A manifesto writing workshop/fundraiser for the South Central Farmers who faced eviction.

"Manifestos are not only for Karl Marx, Valerie Solanas, Gandhi, or the Unabomber. We each have spot within ourselves that seeks change. Now is your chance to extract that truth within yourself. You have a manifesto to write! Come take a walk through the farm, breathe the fresh air, each lunch from the market stands, and get energized for the work you’re about to do. We shall dive into traditional and unusual manifestos, view the world in a new way, and help spark ideas for your own manifesto. Bring your pens, favorite journal, because during the latter part of the class we will put our creativity into practice. By the end you will have written a manifesto or have made a great start."

Presented by Matt Dunnerstick and Haruko Tanaka at South Central Farms, South Los Angeles, CA, Sunday, April 2, 2006, 12:30pm-2:30pm.

Naruhodo the World! / Fuji TV
Everyone is a contestant in this screening of a 40 minute un-subtitled episode  of one of Japan’s legendary 80’s TV travel quiz shows “Naruhodo! (ohhhh I see...) The World.” Not to worry, live amateur simultaneous translators are on hand to try and translate the trivia questions as best as possible. Contestants are encouraged to rely on their savvy worldly deciphering skills of cultural cues during very possible lulls in translation. Real-time translation by: Alisa Benfey, Mari Okada, Rui Mandiberg, Natsu Furuichi, and Haruko Tanaka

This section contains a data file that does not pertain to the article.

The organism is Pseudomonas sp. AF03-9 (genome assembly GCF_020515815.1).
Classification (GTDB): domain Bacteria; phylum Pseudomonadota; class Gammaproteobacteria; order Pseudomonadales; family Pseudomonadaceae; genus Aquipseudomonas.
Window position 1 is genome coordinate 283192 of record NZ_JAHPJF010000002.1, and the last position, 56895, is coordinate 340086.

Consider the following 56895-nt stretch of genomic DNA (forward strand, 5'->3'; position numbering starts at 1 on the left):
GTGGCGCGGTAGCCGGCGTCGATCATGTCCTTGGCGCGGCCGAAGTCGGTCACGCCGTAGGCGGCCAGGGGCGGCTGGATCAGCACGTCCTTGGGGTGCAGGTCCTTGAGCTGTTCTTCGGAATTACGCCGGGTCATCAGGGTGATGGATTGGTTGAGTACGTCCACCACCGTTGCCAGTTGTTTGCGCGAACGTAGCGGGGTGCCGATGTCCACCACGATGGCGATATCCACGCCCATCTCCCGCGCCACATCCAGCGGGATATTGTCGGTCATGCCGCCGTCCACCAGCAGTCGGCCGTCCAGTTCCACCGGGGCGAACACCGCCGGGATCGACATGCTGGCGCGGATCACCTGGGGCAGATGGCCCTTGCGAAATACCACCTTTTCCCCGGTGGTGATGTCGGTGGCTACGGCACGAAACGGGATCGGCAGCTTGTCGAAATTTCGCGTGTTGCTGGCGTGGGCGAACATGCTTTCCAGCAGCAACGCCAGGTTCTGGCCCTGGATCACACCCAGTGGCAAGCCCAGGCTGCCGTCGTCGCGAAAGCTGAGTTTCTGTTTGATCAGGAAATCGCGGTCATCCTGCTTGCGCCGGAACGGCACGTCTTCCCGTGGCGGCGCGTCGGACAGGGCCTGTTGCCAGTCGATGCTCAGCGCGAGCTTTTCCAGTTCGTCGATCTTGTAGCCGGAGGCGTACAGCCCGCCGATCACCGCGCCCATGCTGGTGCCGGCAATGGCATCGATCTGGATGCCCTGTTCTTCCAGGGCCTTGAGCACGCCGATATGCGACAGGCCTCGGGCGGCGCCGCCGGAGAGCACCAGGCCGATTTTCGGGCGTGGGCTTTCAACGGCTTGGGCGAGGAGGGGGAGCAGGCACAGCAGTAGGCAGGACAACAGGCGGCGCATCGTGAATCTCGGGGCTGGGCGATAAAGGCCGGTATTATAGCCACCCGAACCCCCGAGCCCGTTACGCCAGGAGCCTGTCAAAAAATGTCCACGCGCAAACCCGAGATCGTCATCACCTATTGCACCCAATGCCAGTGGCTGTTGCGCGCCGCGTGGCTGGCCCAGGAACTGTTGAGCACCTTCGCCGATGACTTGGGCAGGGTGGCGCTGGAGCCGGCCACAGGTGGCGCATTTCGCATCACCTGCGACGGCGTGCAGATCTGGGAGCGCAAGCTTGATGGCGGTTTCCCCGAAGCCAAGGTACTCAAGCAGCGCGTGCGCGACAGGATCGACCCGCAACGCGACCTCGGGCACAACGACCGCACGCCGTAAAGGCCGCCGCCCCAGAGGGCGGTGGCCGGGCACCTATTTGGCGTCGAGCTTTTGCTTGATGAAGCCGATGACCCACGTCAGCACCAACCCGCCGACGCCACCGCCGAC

Join us as we explore the external and internal politics of empathy through group research, discussion, food preparation, and other chores. The evening will be topped off with an improvised grande finale dinner prepared with food leftovers brought to the workshop by you, the participant.
"Have you ever wondered about the difference between sympathy and empathy? Are you able to relate effectively to others? Did you mysteriously turn against your otherwise good friends during the 2004 U.S. presidential election? Do you have problems getting spiritually aroused? Do you feel empty inside? Do you feel hungry? Do you have any leftovers? If you answered ‘yes’ to any of these questions, then Le ‘Rationale: Workshop in Empathy needs YOU!"  
"Le'Rationale: Workshop in Empathy" was organized and presented in collaboration with Wanda Smans at Crazyspace, Santa Monica, CA on April 16, 2005, 6-9pm.


A collaboration between four artists (Seema Kapur, Maryam Kashani, Noña Meko and Haruko Tanaka) whose own works were influenced by the late June Jordan- poety, essayist, activist and educator. An evening of film screenings with live accompaniment, spoken word, live music, installation and beats to groove to- all in celebration and tribute to the work of Ms. Jordan. The event took place at the vibrant experimental art space "Six Months: Crenshaw" in South Los Angeles, co-founded by curator Eungie Joo and artist Kehinde Wiley.